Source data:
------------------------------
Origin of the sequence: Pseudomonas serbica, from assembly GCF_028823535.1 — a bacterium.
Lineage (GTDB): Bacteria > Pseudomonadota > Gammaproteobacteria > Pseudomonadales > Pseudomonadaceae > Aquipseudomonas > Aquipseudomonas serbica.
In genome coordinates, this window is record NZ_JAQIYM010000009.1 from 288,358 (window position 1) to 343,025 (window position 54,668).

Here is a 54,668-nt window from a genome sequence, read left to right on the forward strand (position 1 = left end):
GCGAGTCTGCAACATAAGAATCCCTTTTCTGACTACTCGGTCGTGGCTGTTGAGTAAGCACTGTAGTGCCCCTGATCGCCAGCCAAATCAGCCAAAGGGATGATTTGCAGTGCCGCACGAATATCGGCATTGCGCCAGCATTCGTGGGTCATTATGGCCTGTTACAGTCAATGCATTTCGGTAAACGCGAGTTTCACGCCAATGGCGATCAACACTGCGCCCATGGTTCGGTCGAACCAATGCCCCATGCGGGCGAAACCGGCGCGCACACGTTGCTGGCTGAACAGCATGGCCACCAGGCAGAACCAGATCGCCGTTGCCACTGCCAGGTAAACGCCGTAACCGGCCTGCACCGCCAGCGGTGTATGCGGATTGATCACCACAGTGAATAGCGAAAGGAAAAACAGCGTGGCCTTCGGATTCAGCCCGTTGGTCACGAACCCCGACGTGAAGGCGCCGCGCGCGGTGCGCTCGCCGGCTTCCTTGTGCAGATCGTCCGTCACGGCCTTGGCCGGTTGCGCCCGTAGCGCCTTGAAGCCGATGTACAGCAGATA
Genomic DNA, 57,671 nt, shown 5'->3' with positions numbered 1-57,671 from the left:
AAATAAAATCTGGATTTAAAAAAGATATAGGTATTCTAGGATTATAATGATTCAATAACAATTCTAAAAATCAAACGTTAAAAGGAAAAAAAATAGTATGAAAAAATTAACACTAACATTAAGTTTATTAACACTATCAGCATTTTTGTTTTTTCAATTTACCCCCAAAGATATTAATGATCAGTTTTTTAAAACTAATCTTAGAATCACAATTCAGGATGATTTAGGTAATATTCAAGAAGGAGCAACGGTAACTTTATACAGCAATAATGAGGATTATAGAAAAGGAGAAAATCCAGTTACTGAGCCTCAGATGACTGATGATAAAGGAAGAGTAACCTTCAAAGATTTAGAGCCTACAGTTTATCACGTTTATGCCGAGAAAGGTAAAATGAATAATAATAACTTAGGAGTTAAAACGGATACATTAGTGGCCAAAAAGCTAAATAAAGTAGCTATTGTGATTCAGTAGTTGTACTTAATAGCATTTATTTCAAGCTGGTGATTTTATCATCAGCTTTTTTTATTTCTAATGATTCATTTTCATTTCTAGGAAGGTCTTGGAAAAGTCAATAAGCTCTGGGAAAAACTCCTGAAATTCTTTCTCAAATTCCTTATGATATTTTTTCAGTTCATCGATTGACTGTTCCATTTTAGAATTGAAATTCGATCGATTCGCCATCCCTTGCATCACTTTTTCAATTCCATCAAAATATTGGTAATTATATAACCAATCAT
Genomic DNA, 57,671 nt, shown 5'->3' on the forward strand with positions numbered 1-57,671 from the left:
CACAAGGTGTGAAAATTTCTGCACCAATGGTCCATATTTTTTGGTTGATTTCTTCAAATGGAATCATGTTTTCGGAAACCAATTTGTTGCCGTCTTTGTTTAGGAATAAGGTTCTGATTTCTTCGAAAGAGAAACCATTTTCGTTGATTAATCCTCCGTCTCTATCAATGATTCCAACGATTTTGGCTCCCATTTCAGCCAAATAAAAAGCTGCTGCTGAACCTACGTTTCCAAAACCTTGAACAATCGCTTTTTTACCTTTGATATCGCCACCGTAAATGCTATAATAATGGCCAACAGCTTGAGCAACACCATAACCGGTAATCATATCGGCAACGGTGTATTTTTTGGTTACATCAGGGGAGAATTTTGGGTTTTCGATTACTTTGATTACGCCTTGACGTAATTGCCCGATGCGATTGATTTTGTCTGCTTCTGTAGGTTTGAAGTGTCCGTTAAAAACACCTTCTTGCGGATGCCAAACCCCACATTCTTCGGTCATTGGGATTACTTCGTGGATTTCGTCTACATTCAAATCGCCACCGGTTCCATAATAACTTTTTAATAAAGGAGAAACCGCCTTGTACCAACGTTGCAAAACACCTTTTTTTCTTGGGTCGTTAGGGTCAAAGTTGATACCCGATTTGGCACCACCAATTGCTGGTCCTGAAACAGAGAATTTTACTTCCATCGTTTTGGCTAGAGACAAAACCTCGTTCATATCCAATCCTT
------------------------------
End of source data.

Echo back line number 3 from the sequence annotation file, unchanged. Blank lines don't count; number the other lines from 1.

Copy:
In genome coordinates, this window is record NZ_JAQIYM010000009.1 from 288,358 (window position 1) to 343,025 (window position 54,668).